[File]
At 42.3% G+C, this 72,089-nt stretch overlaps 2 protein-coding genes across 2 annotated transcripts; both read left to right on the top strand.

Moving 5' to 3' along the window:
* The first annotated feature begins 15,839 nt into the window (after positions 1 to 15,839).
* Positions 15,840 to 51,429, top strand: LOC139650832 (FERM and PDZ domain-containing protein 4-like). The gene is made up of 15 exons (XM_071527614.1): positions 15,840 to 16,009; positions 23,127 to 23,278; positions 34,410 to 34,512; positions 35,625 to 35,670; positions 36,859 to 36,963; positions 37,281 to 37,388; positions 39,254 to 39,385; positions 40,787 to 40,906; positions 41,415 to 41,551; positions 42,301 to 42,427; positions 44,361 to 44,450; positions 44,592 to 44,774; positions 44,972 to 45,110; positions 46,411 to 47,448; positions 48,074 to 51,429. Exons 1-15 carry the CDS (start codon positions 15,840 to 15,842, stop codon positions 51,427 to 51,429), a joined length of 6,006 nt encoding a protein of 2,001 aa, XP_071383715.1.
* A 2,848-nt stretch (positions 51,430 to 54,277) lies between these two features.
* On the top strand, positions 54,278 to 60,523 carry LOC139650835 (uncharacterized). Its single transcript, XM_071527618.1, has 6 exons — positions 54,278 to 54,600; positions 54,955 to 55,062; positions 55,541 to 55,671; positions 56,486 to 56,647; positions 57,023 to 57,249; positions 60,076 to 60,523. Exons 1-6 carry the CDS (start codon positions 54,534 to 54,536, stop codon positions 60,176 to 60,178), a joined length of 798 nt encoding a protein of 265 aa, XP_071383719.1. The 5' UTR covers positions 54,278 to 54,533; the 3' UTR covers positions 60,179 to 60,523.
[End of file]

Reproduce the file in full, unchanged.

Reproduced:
At 42.3% G+C, this 72,089-nt stretch overlaps 2 protein-coding genes across 2 annotated transcripts; both read left to right on the top strand.

Moving 5' to 3' along the window:
* The first annotated feature begins 15,839 nt into the window (after positions 1 to 15,839).
* Positions 15,840 to 51,429, top strand: LOC139650832 (FERM and PDZ domain-containing protein 4-like). The gene is made up of 15 exons (XM_071527614.1): positions 15,840 to 16,009; positions 23,127 to 23,278; positions 34,410 to 34,512; positions 35,625 to 35,670; positions 36,859 to 36,963; positions 37,281 to 37,388; positions 39,254 to 39,385; positions 40,787 to 40,906; positions 41,415 to 41,551; positions 42,301 to 42,427; positions 44,361 to 44,450; positions 44,592 to 44,774; positions 44,972 to 45,110; positions 46,411 to 47,448; positions 48,074 to 51,429. Exons 1-15 carry the CDS (start codon positions 15,840 to 15,842, stop codon positions 51,427 to 51,429), a joined length of 6,006 nt encoding a protein of 2,001 aa, XP_071383715.1.
* A 2,848-nt stretch (positions 51,430 to 54,277) lies between these two features.
* On the top strand, positions 54,278 to 60,523 carry LOC139650835 (uncharacterized). Its single transcript, XM_071527618.1, has 6 exons — positions 54,278 to 54,600; positions 54,955 to 55,062; positions 55,541 to 55,671; positions 56,486 to 56,647; positions 57,023 to 57,249; positions 60,076 to 60,523. Exons 1-6 carry the CDS (start codon positions 54,534 to 54,536, stop codon positions 60,176 to 60,178), a joined length of 798 nt encoding a protein of 265 aa, XP_071383719.1. The 5' UTR covers positions 54,278 to 54,533; the 3' UTR covers positions 60,179 to 60,523.